11 July 2019
Or just a smokescreen?
by J.R. Thomas
Seven years ago your correspondent had the good fortune to be staying in the best hotel in Taormina, Sicily. (Just a short break for a special occasion, you understand.) The allotted suite looked directly across to the constantly smoking peak of that perfect volcano, Etna. On the second night we retired after a sybaritic evening of the finest Sicily can offer (which is remarkably fine) just after midnight. At 4.16am we were rudely woken by a massive explosion followed immediately by the fire alarm of the hotel. A peek from the window showed what the cause of this excitement was – the whole sky above Etna was putting on a magnificent fireworks display. Gathered in the car park at the back of the hotel, the incident was naturally dealt with in that calm and measured way one would expect in Italy. Having been assured that this was almost certainly the big one, monstrous lava flows must be imminent, further and greater eruptions were bound to follow, and we must expect almost immediate evacuation, my companion and I spent a lot of time ruminating as to the strangeness of happening to be present as a second Pompeii occurred, and how deep we would be buried in ash. (By 7.30am we were back in our room and the western sky brilliant blue and delicate grey.)
There are times in life when one wonders if one might be living at the moment of something epoch changing, that will be the subject of books and films, that will be recalled down the centuries. Once or twice in a life time perhaps, maybe a few more if one has the bad luck, or good, to move at the centre of things. Then it turns out to be a joke, or a bad dream.
But a couple of times a week; that is becoming completely absurd. Exiting the European Union is certainly one of those major historical events that will change the course of history. A Prime Minister seeking for a sure fire way to avoid a minor political difficulty makes a promise that, like a wisp of steam on Etna, ends in a massive column of fire and ash. Will we all be submerged in lava, petrified for ever? Or will a new and verdant land arise? Who knows; but to be alive at such times, oh my. The election as President of the most powerful country on earth of a vulgar and glitzy billionaire, on the votes of the poor and disgruntled; and the retreat of the traditional party of the anti-establishment voters into a sort of sous-liberal fantasy world, that’s another amazing event. An event that could lead to war and famine; or to a more prosperous and resurgent America, recovering its slow decline against the eastern dragon (tiger, if you prefer) nations.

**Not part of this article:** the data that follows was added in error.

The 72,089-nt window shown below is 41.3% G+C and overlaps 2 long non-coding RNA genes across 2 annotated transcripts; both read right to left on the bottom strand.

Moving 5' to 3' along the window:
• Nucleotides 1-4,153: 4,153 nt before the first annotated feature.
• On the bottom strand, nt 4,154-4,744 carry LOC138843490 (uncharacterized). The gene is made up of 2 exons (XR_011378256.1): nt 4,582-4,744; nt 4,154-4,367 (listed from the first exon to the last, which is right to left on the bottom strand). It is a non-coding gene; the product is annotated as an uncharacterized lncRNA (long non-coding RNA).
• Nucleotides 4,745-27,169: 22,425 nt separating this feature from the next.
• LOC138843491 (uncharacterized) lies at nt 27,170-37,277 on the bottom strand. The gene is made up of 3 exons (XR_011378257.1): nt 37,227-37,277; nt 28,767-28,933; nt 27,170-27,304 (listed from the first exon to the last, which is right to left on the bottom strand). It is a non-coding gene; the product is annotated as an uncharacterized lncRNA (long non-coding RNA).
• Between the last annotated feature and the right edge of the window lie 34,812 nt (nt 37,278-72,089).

In a small way, a Tory leadership contender must be thinking that his world too has shifted rather abruptly on its axis. It was always going to be a struggle to overcome the people’s favourite, Boris. But Mr Johnson is notoriously gaffe prone, and his somewhat unrestrained sense of humour is not perhaps best suited for the serious times through which we are passing. Add his reluctance to get into TV debates, and alleged fierce arguments at Chateau-temporary-Boris, and Mr Hunt was rising rapidly in the polls. Now what, Jeremy brooded, could be the knockout blow? Of course; that old favourite of the shires: Bring back fox hunting! Whoops. Wrong. The modern Tory is no adherent of the old tally-ho! stuff – those types are galloping with Mr Farage now. Down in the polls Jeremy descends, down, and one surmises, out. Still wondering what low branch hit him, no doubt.